RT-N16 issue, suspect HW

Discussion in 'Tomato Firmware' started by jed_99, Jul 11, 2014.

  1. jed_99

    jed_99 LI Guru Member

    I have an RT-N16 that worked great for a year, then DHCP quit working on my WAN. I reflashed to stock, Victek, Shibby and Easy Tomato, all work the same, the port shows activity (where applicable) but cannot get an IP. If I use the stock and dual WAN, I can get an IP by using one of the LAN ports.

    Anything else I can try before I turn this into a WET?
  2. mstombs

    mstombs Network Guru Member

    Last edited: Jul 12, 2014
    PBandJ likes this.
  3. jed_99

    jed_99 LI Guru Member

    I think this one was because of a bad POE power adapter, that makes sense then.

    Thanks for the input, appreciate it.
  4. PBandJ

    PBandJ Addicted to LI Member

    My Asus RT-N16 failed in a similar fashion. When powering it up: the leds blinks for a second and died.
    Findind this thead inspired me to look take a look inside and, indeed, it was the same bad cap as in the thread posted by mstombs (thank you!).

    I bought a capacitor with similar specs, de-soldered the bad cap but couldn't mount the new one at the same location. Either I couldn't clean up the through holes well enough or that the holes were too small (they are very small). Instead, found equivalent points on the board and soldered them there instead.
    Not the cleanest/prettiest things ever but it works just fine.
  5. Monk E. Boy

    Monk E. Boy Network Guru Member

    Yeah, cleaning up residual solder is annoying, especially with small holes. It doesn't take much solder to effectively block the hole so I use a combination of solder wicks and solder suckers and blow way too much time clearing out the old solder. I don't remember it being this difficult in ye olden days, I guess the lead-free solder is harder (for me, at least) to remove.
    koitsu likes this.
  6. JugsteR

    JugsteR Addicted to LI Member

    I changed a bulging cap on mine too. Soldered cables to the back side and a new cap to the cables. Worked for a couple of days without stressing it too much. It was just on basically.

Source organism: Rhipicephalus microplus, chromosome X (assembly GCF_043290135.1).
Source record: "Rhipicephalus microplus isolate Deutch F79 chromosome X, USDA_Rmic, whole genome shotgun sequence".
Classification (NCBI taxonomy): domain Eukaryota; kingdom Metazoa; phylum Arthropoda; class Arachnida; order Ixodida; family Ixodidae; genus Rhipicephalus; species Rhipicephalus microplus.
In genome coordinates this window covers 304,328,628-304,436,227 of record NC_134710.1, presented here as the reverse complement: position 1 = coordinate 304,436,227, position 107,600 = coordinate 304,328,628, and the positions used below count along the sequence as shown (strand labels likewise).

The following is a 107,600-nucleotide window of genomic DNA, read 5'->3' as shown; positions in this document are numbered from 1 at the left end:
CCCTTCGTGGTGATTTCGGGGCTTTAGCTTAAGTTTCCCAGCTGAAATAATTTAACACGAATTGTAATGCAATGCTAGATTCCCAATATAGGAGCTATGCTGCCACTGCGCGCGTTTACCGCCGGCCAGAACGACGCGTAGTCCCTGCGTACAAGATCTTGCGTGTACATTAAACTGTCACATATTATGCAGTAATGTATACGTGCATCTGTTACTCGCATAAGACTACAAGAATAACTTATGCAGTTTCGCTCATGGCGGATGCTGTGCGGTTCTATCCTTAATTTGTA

Tried downloading a few GBs of data over a 100Mbit wire and after an hour it shut off and has been unresponsive ever since.

    A tenda W1800R is now on its way. I hope it was a good choice, tomato wise.
  7. jed_99

    jed_99 LI Guru Member

    The Tenda works great, but I'm on my third one. The first two(setup as a router and a wireless bridge) died within two weeks of each other. I replaced one with a third Tenda and but now am also trying out a DIR-868L that I got on sale during Christmas. Tenda would do jack about RMA too. Hopefully this plays out ok as the W1800R are a huge value. If they stay working.
  8. Toastman

    Toastman Super Moderator Staff Member Member

    Anyone reading this who doesn't have much experience with soldering these pcb's ...

    The tracks on these pcb's dissipate heat very well, and you need a powerful soldering iron to melt the solder enough to extract capacitors and clean out the holes. Most people don't have soldering tools hot enough, such tools are expensive. The chinese crap sold in most hardware stores are completely useless. Don't persist in trying unless you have decent tools .. or you may damage the PCB and ruin the router.

    Easiest way is to just grab the capacitor in some pliers and pull it hard. The leads will pull out of the capacitor. Now you can cut the leads a little shorter and then just solder the new capacitor to them. Lay the capacitor down against the PCB instead of standing up vertically. Yes, it doesn't look so nice, but ... you have a working router again.
    Monk E. Boy and mstombs like this.
  9. remlei

    remlei Networkin' Nut Member

    well, as long as you had the right tools you can do it properly, when replacing parts, of course you need a soldering iron, solder sucker or maybe a solder wick.
  10. Monk E. Boy

    Monk E. Boy Network Guru Member

    Not just any soldering iron. The solder used on the unit I worked on wouldn't melt unless you got it VERY hot. I had three soldering irons available, one an older professional unit, another a newer professional unit, and a third of that had a vacuum-based solder sucker attached. Only the older professional unit got it hot enough to melt. The newer unit was actually made by the same company and simply didn't get as hot as the older unit.

    Now, before I attempted this I cut the capacitor off the board so I could extract leads individually. Made a nasty hissing sound when the cap got squeezed but it didn't leak anything so I considered myself good (/lucky). I don't know how you'd get them out with the cap intact, the solder solidifies as soon as heat is removed.

    If I had to do it over again I would certainly take Toastman's advice and just stop after cutting the leads and go from there. Makes me feel kinda dumb about sourcing a capacitor that's identical in every way except it's maybe 1mm taller than the original. At least it looks pretty on the one I brought back to life. So I got that going for me, which is nice.
  11. mstombs

    mstombs Network Guru Member

    Using fresh multicore flux lead solder helps to wet/melt old lead-free solder that its probably covered with a fine lacquer, professional tools have temperature setpoint controlled tips. Definitely follow Toastmans advice, one leg of the capacitor is probably in a ground plane that is a great heat sink!
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